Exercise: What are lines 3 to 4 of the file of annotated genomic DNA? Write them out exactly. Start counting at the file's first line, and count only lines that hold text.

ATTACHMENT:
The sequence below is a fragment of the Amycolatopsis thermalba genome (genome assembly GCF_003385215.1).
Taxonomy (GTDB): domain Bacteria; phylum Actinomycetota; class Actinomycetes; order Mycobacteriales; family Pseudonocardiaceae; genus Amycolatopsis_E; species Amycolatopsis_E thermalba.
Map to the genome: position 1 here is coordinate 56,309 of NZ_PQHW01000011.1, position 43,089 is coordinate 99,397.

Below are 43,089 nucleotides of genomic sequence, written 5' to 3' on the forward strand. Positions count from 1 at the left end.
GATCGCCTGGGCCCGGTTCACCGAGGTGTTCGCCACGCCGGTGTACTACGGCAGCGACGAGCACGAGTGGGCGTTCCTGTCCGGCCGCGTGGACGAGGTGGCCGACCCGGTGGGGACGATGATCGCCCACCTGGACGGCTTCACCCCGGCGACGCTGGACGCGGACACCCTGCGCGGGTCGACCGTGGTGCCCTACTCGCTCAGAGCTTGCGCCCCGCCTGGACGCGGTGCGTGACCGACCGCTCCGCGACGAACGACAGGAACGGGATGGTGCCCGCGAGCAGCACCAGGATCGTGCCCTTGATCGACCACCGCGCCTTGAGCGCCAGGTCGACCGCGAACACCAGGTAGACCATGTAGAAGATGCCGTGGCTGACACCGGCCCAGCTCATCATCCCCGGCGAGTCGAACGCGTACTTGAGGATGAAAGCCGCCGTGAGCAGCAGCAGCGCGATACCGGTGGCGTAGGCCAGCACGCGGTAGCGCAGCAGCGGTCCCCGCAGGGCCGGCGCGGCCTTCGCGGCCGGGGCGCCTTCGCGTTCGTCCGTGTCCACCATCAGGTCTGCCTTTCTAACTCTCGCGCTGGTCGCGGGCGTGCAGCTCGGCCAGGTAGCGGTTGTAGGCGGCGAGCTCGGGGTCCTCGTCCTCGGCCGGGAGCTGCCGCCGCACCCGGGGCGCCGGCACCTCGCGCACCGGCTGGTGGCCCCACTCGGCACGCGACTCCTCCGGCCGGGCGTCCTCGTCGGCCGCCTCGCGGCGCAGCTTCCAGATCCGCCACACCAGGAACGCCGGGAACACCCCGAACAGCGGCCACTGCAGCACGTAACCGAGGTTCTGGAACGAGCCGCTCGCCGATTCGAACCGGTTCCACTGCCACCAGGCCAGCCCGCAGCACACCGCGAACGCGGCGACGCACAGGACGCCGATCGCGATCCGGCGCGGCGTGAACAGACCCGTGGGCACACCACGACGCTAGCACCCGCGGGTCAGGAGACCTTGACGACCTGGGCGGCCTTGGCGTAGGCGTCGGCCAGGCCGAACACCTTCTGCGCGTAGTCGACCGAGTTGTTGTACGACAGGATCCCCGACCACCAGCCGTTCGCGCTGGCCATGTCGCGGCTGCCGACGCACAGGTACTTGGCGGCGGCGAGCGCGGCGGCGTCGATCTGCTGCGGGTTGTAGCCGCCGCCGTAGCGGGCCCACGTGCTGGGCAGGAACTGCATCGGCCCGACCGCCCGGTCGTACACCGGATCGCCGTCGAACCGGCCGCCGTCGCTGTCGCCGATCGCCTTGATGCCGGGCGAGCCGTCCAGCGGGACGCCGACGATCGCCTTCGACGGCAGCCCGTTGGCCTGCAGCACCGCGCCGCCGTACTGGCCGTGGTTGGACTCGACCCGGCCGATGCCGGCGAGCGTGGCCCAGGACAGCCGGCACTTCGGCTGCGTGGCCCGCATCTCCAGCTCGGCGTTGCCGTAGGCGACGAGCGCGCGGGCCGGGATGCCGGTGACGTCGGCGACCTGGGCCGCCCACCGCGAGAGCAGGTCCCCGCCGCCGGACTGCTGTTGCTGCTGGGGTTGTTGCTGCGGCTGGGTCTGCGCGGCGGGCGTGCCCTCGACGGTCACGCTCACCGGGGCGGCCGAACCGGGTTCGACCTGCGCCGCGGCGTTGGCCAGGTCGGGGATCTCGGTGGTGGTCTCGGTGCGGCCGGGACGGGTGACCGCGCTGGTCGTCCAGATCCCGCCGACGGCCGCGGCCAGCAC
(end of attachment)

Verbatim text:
Map to the genome: position 1 here is coordinate 56,309 of NZ_PQHW01000011.1, position 43,089 is coordinate 99,397.

Below are 43,089 nucleotides of genomic sequence, written 5' to 3' on the forward strand. Positions count from 1 at the left end.